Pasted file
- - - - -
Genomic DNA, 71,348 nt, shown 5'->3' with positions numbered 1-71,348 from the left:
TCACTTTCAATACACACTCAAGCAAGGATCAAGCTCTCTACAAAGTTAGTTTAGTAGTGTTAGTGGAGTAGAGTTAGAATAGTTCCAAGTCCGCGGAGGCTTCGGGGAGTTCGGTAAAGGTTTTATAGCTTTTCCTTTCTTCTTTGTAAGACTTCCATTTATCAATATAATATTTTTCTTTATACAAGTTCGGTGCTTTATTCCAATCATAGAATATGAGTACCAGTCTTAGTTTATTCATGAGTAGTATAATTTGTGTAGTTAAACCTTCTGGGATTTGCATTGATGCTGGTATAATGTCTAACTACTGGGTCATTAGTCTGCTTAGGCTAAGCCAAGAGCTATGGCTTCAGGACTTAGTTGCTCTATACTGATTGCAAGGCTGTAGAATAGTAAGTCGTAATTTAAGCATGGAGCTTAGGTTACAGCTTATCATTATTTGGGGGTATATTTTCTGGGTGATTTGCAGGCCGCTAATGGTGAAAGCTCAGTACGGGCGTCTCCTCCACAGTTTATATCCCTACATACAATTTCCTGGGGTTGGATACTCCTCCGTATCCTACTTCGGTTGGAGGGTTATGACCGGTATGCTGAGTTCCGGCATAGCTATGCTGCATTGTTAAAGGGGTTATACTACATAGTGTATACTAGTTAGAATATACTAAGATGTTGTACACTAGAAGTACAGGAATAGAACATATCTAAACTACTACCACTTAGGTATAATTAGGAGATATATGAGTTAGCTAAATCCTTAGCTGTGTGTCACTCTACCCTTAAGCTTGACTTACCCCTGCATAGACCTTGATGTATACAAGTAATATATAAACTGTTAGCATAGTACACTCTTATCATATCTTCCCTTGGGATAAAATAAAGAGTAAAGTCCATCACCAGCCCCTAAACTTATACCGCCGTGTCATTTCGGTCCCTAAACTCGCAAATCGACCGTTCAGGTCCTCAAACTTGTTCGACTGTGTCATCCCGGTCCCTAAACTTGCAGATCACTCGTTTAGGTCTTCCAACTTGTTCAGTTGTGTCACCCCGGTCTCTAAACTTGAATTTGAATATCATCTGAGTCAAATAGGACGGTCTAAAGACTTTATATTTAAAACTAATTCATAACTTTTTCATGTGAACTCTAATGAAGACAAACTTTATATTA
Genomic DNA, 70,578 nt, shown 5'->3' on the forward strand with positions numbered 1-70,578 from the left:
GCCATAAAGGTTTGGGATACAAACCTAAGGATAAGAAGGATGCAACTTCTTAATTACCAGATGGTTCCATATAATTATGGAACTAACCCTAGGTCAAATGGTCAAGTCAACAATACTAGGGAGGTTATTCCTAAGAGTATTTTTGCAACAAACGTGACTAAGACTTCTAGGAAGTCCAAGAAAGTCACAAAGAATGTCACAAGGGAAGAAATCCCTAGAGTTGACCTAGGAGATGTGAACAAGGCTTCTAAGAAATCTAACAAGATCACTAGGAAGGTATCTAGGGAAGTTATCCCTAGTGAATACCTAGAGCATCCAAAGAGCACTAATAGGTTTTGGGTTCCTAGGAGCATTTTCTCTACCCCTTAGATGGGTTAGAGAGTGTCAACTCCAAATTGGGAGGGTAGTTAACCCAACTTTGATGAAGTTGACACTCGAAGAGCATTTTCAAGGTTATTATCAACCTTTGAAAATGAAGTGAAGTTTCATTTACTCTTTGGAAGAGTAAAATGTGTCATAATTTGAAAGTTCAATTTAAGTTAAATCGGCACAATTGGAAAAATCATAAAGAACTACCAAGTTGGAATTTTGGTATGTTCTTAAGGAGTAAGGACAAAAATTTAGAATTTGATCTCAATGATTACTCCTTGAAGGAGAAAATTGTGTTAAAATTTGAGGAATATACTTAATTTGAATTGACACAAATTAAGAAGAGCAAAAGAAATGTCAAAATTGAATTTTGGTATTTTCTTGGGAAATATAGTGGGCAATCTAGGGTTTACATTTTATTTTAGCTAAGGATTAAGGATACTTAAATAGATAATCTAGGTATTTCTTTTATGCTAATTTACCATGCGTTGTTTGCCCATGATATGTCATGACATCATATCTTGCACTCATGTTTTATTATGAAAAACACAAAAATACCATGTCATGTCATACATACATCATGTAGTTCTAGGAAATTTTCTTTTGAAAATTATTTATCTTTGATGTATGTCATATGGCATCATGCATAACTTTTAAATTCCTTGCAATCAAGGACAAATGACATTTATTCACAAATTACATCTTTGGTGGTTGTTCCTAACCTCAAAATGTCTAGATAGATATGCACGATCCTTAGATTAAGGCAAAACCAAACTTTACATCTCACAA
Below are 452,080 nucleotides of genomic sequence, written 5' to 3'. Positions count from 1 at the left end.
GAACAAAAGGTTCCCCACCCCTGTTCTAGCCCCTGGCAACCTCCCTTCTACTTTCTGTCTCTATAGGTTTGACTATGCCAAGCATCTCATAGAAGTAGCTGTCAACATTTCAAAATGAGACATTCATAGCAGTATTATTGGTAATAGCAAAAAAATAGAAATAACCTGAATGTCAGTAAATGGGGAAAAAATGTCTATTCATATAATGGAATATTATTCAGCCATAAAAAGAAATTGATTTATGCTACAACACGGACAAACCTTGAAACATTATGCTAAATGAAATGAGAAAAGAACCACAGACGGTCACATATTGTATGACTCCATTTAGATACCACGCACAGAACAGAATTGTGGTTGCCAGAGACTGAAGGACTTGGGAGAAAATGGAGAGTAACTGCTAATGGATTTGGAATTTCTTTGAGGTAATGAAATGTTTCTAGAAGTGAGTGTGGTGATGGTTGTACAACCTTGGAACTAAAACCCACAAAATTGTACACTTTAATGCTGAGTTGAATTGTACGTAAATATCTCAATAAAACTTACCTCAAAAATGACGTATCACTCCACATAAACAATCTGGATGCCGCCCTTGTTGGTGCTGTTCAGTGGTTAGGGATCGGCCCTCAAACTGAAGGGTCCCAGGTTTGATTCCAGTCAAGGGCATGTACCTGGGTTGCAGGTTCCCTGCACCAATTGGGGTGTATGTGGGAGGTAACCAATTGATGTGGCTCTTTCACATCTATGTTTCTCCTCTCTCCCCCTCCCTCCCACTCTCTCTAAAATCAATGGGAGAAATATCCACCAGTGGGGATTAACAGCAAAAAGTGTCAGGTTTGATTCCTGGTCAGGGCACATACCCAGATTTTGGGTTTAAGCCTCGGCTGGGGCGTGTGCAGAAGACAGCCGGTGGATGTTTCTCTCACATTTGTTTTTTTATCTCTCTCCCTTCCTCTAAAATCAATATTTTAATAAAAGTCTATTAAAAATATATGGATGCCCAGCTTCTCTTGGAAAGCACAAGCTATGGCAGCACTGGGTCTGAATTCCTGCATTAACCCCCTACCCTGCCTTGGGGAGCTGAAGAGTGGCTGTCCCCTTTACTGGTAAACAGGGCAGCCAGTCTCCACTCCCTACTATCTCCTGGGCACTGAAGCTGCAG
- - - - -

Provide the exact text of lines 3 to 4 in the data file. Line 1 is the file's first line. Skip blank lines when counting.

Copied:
Genomic DNA, 70,578 nt, shown 5'->3' on the forward strand with positions numbered 1-70,578 from the left:
GCCATAAAGGTTTGGGATACAAACCTAAGGATAAGAAGGATGCAACTTCTTAATTACCAGATGGTTCCATATAATTATGGAACTAACCCTAGGTCAAATGGTCAAGTCAACAATACTAGGGAGGTTATTCCTAAGAGTATTTTTGCAACAAACGTGACTAAGACTTCTAGGAAGTCCAAGAAAGTCACAAAGAATGTCACAAGGGAAGAAATCCCTAGAGTTGACCTAGGAGATGTGAACAAGGCTTCTAAGAAATCTAACAAGATCACTAGGAAGGTATCTAGGGAAGTTATCCCTAGTGAATACCTAGAGCATCCAAAGAGCACTAATAGGTTTTGGGTTCCTAGGAGCATTTTCTCTACCCCTTAGATGGGTTAGAGAGTGTCAACTCCAAATTGGGAGGGTAGTTAACCCAACTTTGATGAAGTTGACACTCGAAGAGCATTTTCAAGGTTATTATCAACCTTTGAAAATGAAGTGAAGTTTCATTTACTCTTTGGAAGAGTAAAATGTGTCATAATTTGAAAGTTCAATTTAAGTTAAATCGGCACAATTGGAAAAATCATAAAGAACTACCAAGTTGGAATTTTGGTATGTTCTTAAGGAGTAAGGACAAAAATTTAGAATTTGATCTCAATGATTACTCCTTGAAGGAGAAAATTGTGTTAAAATTTGAGGAATATACTTAATTTGAATTGACACAAATTAAGAAGAGCAAAAGAAATGTCAAAATTGAATTTTGGTATTTTCTTGGGAAATATAGTGGGCAATCTAGGGTTTACATTTTATTTTAGCTAAGGATTAAGGATACTTAAATAGATAATCTAGGTATTTCTTTTATGCTAATTTACCATGCGTTGTTTGCCCATGATATGTCATGACATCATATCTTGCACTCATGTTTTATTATGAAAAACACAAAAATACCATGTCATGTCATACATACATCATGTAGTTCTAGGAAATTTTCTTTTGAAAATTATTTATCTTTGATGTATGTCATATGGCATCATGCATAACTTTTAAATTCCTTGCAATCAAGGACAAATGACATTTATTCACAAATTACATCTTTGGTGGTTGTTCCTAACCTCAAAATGTCTAGATAGATATGCACGATCCTTAGATTAAGGCAAAACCAAACTTTACATCTCACAA